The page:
1,000-pound animals owe most of their life-sustaining energy
to billions of friendly micro-organisms,
all linked in a co-operative,
There is no particular part of a horse’s body that is any more important than another, yet the happenings within a horse’s hindgut seems to shape a horse’s attitude, immune function, and influence expressions of health and performance. If your horse’s belly is happy, chances are your horse will be happy. The hindgut is truly at the hearth of a horse.
Horses have a unique digestive strategy. Their cecum and colon, two structures known collectively as the hindgut, serve as large fermentation vats. Together they represent about 65 per cent of the horse’s entire digestive tract. In this 25-to 30-gallon space, populations of microbes numbering in the billions contentedly digest plant fibre into energy, working in exchange for a warm, comfortable living space.
The horse’s digestive tract is designed to effectively move plant material to the hindgut where bacteria, protozoa, yeast and other healthy microbes produce enzymes which break down fibrous plant material into volatile fatty acids or VFAs. These very short-chain fats are used by the horse and micro-organisms for energy. Horses on total-forage diets receive up to 70 per cent of their energy from these VFAs.
The horse’s cecum is dedicated to producing most of the energy and/or fuel. These large 1,000-pound animals owe most of their life-sustaining energy to billions of friendly micro-organisms, all linked in a co-operative, benevolent relationship. A functional cecum also produces significant amounts of B-vitamin complexes. These B vitamins are vital to many functions within the body. Most notable is their support for the nervous system, which results in their having a calming influence on the horse.
FIBRE, NOT GRAIN
The equine digestive system works best when horses are mainly fed long-stem grasses or hay. However, when excess grains and rich, concentrated feeds are fed to the horse, they are inadvertently moved along to the hindgut where they ferment. An acidic lactic acid cocktail results, which disrupts the natural balance of microflora in the cecum. This kills off beneficial bacteria and so encourages the growth of unfriendly bacteria. These lactic acids irritate and damage the delicate lining of the hindgut, making it abnormally permeable. This can cause a number of problems in horses, including refusal to eat, colic, laminitis, diarrhea, and stereotypic behaviours such as cribbing and weaving.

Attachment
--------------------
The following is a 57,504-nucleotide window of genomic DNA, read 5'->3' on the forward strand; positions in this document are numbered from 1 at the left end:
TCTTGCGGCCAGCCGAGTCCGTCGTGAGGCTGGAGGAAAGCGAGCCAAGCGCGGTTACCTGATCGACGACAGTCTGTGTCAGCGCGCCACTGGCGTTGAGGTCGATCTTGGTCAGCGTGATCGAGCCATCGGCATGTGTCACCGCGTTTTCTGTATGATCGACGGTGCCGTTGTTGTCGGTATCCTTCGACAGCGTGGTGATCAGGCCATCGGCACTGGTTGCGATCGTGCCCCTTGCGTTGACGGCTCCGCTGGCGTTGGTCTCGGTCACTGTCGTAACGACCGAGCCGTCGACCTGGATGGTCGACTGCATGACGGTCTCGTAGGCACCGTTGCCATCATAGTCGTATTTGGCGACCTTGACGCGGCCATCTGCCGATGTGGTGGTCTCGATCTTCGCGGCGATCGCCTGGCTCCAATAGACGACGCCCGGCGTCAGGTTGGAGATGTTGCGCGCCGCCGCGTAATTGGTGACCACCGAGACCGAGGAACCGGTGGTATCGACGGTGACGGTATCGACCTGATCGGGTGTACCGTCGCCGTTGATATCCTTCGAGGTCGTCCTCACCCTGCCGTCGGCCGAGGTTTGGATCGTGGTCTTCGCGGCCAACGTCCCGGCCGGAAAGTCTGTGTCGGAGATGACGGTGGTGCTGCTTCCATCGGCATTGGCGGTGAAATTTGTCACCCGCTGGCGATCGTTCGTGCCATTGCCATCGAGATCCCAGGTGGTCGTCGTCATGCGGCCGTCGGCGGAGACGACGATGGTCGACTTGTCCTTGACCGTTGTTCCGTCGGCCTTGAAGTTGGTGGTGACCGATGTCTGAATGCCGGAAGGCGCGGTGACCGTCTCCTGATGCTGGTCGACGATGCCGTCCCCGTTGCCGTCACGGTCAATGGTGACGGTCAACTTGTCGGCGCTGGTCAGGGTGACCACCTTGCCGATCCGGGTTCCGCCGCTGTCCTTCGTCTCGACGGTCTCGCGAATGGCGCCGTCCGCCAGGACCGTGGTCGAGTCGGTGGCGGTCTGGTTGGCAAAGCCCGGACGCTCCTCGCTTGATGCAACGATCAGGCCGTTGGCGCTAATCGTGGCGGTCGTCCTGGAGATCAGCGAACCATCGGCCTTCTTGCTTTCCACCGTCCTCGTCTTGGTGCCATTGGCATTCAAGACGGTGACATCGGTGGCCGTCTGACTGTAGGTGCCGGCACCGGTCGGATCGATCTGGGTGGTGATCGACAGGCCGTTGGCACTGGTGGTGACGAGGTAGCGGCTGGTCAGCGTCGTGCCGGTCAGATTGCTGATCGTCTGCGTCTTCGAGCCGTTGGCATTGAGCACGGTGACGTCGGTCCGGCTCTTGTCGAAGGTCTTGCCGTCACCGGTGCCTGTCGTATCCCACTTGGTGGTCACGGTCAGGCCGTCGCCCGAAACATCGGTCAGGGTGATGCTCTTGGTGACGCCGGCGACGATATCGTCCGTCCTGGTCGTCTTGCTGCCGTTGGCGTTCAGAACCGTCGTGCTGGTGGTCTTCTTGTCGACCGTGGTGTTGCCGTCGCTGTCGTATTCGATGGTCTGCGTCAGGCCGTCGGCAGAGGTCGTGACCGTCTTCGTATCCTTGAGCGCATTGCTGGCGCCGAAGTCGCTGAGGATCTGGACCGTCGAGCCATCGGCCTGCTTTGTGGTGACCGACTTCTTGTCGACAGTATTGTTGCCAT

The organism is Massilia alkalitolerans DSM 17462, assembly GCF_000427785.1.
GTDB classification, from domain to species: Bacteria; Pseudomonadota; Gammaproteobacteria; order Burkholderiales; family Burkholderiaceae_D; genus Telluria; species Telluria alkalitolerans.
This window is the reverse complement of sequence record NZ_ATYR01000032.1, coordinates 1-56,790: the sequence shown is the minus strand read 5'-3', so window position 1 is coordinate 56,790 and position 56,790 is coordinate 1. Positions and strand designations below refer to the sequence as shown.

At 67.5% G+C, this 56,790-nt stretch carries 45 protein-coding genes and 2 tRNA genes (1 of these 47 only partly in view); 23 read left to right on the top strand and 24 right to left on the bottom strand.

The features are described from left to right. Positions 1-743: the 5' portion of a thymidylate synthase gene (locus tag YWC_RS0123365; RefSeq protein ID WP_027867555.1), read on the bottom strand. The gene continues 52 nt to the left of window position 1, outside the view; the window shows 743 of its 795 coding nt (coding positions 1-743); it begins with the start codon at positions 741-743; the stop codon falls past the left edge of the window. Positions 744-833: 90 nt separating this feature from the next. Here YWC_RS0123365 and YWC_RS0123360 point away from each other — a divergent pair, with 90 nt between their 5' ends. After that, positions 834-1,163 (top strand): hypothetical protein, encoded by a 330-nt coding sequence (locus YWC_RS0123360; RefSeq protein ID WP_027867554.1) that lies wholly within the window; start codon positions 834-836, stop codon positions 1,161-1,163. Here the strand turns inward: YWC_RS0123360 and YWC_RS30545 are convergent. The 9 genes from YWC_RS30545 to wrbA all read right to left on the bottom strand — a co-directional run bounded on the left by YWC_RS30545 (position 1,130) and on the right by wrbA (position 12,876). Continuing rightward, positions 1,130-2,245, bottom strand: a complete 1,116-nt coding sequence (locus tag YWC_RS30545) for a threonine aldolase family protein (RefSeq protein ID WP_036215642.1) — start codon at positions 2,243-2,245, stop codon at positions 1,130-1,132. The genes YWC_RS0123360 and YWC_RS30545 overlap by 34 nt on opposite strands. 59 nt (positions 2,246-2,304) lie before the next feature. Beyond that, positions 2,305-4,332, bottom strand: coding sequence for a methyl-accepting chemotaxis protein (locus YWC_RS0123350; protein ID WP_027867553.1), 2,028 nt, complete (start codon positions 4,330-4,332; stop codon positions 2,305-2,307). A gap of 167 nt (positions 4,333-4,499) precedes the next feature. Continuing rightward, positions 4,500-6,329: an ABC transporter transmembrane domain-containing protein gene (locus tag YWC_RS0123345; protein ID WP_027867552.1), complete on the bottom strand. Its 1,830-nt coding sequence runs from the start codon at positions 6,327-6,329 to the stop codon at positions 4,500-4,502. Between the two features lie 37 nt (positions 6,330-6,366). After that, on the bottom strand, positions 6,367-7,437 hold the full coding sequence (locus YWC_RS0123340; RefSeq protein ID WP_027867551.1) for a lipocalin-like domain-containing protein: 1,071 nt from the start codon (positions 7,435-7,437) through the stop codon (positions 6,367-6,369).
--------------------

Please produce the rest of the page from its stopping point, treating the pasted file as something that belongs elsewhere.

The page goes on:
The horse’s digestive system has evolved to process large amounts of high-fibre forage, rather than today’s richer diets.
Feeding practices, stressors such as travel or changing herd mates, medications, chemical dewormers, vaccines and steroids all alter the delicate and at times precarious microbial balance within the hindgut. Often this results in alterations to the horse as a whole whether it be attitude, health, or performance.
Key management practices that can aid in keeping your horse’s hindgut healthy and happy include the type of feed and how often it is fed. Feed plenty of high-quality long-stem fibre, which is the mainstay of a horse’s diet. It maintains the presence of the fibre-digesting bacteria. Horses are trickle feeders and prosper when allowed to eat throughout the day.
Feed according to the work. Plenty of exercise and movement are favourable for gut motility. Make changes to the diet gradually. This will allow the bacteria to adapt. Ensure plenty of fresh water is readily available as the entire digestive process “runs on a river.”
These horses are able to maintain gastrointestinal tract normalcy, reducing chances of colic, stable vices, health and behaviour problems.